As 'tiny historians of their age,' children with testimonies of war provide teachers with both historical insight and critical instruction.
In anticipation of International Holocaust Remembrance Day, a scholar explains how digital technologies can help close knowledge gaps about the catastrophe that claimed the lives of 6 million Jews.
Changes to the literacy and numeracy standards for new teachers in Victoria have raised questions about what makes a 'good' teacher.
Many new teachers leave the profession after only five years. Here are six steps schools can take to better support new teachers.
Some universities accept students into their teaching degree programs with an ATAR as low as 35. Do we need to raise the bar, or are other factors more important than a high ATAR for teachers?
Australia's decline in PISA rankings and criticisms of NAPLAN tell us we should also be looking at how we assess teacher quality.
There's been a drop in the number of people enrolling in teacher preparation courses. This is due to problems such as pay, professional autonomy, and a national obsession with standardised testing.
Labor’s pledge injects much-needed funds into education research, but it problematically evokes a biomedical model of research and teaching practice.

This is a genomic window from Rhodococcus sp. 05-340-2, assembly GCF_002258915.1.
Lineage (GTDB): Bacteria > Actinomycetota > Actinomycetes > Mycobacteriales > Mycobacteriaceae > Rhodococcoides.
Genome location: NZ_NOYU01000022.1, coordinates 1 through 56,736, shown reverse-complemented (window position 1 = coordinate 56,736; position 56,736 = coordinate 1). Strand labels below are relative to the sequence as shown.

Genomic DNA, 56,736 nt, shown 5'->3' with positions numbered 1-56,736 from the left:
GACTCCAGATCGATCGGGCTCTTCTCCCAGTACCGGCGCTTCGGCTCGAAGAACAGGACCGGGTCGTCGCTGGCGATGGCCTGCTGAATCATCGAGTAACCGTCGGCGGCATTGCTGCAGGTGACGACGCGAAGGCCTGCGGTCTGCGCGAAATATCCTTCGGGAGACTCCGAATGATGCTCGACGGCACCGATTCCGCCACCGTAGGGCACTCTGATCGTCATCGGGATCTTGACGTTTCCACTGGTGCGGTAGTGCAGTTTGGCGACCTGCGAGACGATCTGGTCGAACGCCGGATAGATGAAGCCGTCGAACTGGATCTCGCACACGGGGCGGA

Gathering data and testing teachers' knowledge allows researchers to develop scientifically-grounded advice for teacher education institutions.
The Conversation asked eight authors from across its sections to tell us about their favourite podcasts – and why you should tune in.
Many people look down on foundation phase teachers, believing it requires little training or expertise. This couldn't be further from the truth.
Primary school children who belong to ethnic minorities are especially vulnerable to dropping out of school early. If teachers were better equipped to deal with multiculturalism, this could change.
If researchers pose the right questions about transformation, this can lead to better answers, stronger policies and, ultimately, real change.
On the occasion of World Teacher's Day, on Oct. 5, a scholar explains why borrowing teacher quality models from high-scoring countries such as Finland, South Korea or Singapore is not effective.
There is little evidence that external inspections and evaluation measures produce better teachers.
We have an oversupply of teachers, a lack of specialist teachers and an undervalued profession.
We need a major revamp of teacher education from the inside out that changes the model to provide all children with the education that is right for them.
The ESSA, or the Every Child Succeeds Act, was considered to be a welcome replacement of the No Child Left Behind law. However, scholars point to some disturbing provisions in the new law.
The first year at work is the toughest for novice teachers. Induction, guided by more experienced teachers, has proved an effective solution all over the world.
Christopher Pyne’s policies in the education portfolio were underpinned by liberal values of the free market, autonomy and education as a private commodity.